Luke Cella, CGCS, executive director of the Midwest Association of GCS (MAGCS), never dreamed that a conversation about challenges in publishing a newsletter would lead to 130 new members for the chapter. Cella had a conversation with Wes Danielewicz, executive director of the Turf Equipment Technicians Association (TETA), about the challenges TETA was having in publishing its quarterly magazine on time. Danielewicz said it was one of the hardest things for him to accomplish on a regular basis. TETA was established in the Chicago area as an organization that provides networking and education opportunities for turf equipment technicians. Many of the turf equipment technicians’ employers are Class A or Superintendent Members of the MAGCS.
After listening to the issue that TETA was facing, Cella had an idea. He proposed to the MAGCS board that a section of On Course be dedicated to TETA. (On Course is the MAGCS’ monthly publication). The content the technicians could offer would add diversity and increase the value of On Course to all members of MAGCS. Furthermore, MAGCS would be able to reach out to new advertisers (those who currently advertise with TETA and not MAGCS). And, MAGCS could add value to those advertisers that currently advertise with both organizations.
TETA’s newsletter was published quarterly and averaged 24 pages with an ad/editorial ratio of 50/50. This provided about 48 pages of editorial copy per year. Broken down monthly, it equates to four pages per month. Furthermore, On Course is typically shorter in the winter months and could benefit from a different source of editorial content during this time. And for the TETA members, winter is their busiest season. Thus, members have less time available to contribute editorial content for their own newsletter.
A bylaws change creates new opportunities
Cella took his proposal to the MAGCS board. The board embraced the idea and envisioned other opportunities. The MAGCS board could have simply allowed TETA to have editoral space in On Course, but it also wanted to offer turf equipment technicians the opportunity to become members of the MAGCS.
The chapter had a Class D membership classification for all golf course employees; however, it was cost prohibitive at $110 per year. After crunching the numbers, the board approved and set the dues at $30 for all Class D employees. This fee covers the cost of printing and postage for the magazine as well as the MAGCS directory. Furthermore, the D classification was divided into three sub categories: DT for all Technicians, DS for students and DE for all employees of golf course superintendents. The new classification system and pricing structure has allowed the membership committee the opportunity to target other groups (students, irrigation spray technicians, foremen, horticulturalists, and other key employees) previously out of reach because of the old dues structure.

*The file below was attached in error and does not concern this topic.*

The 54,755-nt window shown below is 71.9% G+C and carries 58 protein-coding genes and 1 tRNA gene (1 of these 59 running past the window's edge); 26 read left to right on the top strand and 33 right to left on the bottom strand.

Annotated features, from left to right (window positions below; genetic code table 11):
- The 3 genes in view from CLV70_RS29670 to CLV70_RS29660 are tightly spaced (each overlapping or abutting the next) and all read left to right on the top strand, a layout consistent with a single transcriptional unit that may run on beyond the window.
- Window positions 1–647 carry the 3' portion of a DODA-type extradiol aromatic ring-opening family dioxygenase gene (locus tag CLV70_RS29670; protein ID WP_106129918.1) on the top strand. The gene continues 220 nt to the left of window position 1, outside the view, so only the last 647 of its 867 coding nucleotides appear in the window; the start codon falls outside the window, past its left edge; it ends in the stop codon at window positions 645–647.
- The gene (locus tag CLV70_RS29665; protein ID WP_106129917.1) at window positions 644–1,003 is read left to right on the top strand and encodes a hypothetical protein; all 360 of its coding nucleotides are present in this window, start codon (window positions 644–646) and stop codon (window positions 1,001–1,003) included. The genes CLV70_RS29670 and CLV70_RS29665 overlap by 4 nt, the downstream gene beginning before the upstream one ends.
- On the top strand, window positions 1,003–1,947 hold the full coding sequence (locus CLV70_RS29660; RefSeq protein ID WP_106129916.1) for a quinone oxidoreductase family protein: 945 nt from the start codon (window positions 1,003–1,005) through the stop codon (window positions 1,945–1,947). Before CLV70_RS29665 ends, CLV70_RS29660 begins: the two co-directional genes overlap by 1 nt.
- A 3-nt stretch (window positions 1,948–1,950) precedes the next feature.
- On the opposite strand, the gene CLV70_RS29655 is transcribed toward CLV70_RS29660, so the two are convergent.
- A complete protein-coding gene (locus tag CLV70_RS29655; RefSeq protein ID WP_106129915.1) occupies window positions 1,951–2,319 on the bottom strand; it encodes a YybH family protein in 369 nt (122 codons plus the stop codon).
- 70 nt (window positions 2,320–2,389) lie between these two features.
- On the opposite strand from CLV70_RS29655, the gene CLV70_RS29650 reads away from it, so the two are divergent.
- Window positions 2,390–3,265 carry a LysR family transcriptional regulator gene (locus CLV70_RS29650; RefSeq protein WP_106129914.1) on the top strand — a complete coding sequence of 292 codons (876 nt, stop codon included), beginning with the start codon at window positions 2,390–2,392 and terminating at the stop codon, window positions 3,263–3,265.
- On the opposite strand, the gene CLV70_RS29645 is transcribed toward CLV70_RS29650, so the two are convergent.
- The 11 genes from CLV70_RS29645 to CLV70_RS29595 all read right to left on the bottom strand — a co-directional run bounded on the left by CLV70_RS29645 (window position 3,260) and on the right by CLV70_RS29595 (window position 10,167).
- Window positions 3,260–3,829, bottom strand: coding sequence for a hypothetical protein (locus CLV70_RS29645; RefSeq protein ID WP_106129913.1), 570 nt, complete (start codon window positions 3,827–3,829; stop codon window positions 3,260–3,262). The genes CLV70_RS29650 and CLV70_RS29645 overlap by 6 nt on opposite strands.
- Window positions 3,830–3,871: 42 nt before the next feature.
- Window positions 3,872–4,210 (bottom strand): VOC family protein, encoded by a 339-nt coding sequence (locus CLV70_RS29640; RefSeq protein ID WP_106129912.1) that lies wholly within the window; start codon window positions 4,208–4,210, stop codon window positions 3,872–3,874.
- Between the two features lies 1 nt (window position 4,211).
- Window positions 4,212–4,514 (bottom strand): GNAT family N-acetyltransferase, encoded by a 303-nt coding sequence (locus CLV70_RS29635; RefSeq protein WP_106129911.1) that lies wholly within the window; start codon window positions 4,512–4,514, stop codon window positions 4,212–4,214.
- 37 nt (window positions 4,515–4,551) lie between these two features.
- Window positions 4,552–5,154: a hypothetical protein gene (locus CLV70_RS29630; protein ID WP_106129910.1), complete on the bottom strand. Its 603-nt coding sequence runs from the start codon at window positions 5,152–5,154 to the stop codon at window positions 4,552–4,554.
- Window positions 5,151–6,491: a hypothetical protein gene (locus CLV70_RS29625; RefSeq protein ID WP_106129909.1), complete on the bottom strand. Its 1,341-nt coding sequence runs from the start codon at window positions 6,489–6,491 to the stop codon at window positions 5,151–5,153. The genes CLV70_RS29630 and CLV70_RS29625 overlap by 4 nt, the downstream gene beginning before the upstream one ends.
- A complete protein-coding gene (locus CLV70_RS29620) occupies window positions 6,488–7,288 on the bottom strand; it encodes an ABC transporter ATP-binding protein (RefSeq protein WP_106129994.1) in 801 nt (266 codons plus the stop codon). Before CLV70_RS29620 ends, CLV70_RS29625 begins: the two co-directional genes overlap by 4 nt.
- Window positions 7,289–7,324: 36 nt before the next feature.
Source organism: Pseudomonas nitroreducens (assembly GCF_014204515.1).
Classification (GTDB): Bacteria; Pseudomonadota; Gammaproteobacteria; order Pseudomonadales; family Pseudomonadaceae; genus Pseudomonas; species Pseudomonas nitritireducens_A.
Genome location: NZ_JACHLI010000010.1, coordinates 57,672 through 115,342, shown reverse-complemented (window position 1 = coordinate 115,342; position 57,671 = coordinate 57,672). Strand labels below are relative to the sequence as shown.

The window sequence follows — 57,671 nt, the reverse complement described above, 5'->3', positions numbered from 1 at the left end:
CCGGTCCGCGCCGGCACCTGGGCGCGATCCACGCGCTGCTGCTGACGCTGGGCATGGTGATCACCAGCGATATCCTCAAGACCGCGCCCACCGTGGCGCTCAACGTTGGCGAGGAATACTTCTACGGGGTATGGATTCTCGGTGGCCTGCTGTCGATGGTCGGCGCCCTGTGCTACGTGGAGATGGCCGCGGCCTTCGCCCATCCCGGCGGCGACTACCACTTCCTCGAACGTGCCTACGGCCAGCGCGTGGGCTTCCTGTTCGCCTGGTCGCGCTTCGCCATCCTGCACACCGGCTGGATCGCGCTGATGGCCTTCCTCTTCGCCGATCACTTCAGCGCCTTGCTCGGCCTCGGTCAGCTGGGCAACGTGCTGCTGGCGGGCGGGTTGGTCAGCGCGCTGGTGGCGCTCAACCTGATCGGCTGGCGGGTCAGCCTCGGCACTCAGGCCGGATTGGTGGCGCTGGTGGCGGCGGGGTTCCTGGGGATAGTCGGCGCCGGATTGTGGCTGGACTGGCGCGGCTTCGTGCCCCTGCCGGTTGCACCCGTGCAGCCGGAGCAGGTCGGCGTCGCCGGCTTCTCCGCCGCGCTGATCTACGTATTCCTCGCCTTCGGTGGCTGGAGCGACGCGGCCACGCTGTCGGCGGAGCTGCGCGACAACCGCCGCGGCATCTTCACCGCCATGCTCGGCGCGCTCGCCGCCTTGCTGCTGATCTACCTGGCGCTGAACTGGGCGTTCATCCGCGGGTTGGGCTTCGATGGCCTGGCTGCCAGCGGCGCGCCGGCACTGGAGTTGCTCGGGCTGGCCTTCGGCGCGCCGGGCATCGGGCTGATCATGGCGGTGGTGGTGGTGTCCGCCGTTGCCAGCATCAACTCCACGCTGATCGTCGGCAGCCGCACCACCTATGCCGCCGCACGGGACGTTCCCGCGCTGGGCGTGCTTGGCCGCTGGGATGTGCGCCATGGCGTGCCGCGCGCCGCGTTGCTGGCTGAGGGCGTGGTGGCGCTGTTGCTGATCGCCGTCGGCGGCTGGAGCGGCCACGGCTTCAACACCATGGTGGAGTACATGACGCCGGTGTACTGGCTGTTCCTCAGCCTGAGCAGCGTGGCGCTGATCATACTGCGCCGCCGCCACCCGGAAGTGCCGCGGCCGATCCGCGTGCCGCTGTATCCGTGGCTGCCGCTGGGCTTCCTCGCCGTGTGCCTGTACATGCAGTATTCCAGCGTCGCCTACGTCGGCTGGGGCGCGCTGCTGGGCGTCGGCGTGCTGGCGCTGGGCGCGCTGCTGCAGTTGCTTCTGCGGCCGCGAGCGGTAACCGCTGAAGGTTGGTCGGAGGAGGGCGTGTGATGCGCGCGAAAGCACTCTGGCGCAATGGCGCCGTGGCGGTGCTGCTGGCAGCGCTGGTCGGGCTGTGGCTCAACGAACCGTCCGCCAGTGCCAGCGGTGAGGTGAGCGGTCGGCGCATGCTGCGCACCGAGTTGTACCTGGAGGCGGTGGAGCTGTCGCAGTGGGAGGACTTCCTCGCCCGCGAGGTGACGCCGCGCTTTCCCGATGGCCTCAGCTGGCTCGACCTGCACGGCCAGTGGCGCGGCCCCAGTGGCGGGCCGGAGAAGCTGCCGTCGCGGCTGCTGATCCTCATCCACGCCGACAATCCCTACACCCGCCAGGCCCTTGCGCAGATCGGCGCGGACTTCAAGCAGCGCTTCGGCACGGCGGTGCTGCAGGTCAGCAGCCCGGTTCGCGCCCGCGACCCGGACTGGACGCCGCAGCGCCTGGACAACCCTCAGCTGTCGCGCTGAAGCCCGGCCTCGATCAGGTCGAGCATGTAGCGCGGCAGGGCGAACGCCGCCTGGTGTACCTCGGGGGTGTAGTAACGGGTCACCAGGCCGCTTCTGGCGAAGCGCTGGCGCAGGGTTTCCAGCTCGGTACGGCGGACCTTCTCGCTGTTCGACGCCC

Cella understands the importance of a quality equipment technician. Good equipment technicians are difficult to find, and their knowledge and training is becoming more and more valuable.
“We know that it is very important to our members to keep their golf course technicians well informed and educated. If TETA wasn’t able to continue publishing their newsletter, it would have been a loss for all,” Cella said. Cella continued, “Golf course superintendents that don’t have equipment technicians will benefit even more from the information that TETA has to share.”
Looking forward to a successful future
The new situation is a win-win for the MAGCS and TETA. It creates a greater connection and generates more networking opportunities for golf course superintendents and turf equipment technicians. One hundred fifteen technicians are now Class DT members of the MAGCS.
TETA members now receive a monthly magazine, instead of a quarterly newsletter. On Course includes editorial content for the technicians and features their own section, “Technically Speaking.” The increase in the publication’s circulation is generating only a slight increase in production costs. It will equate to more revenue for the MAGCS in the future.
Many superintendent members enjoy having their technicians as members of the MAGCS. MAGCS members realize the importance of education and networking for the turf equipment technician. As the equipment that technicians maintain becomes more complex, the value of an expert technician multiplies. MAGCS members are happy to foster the growth of their valuable employees and create a stronger turf management team.
“It helps build camaraderie between technicians, and also between the technician and the superintendent. We are all in the golf industry profession and it’s great to be under one roof,” Gary Hearn, MAGCS president, said.
Submitted by Luke Cella, CGCS.
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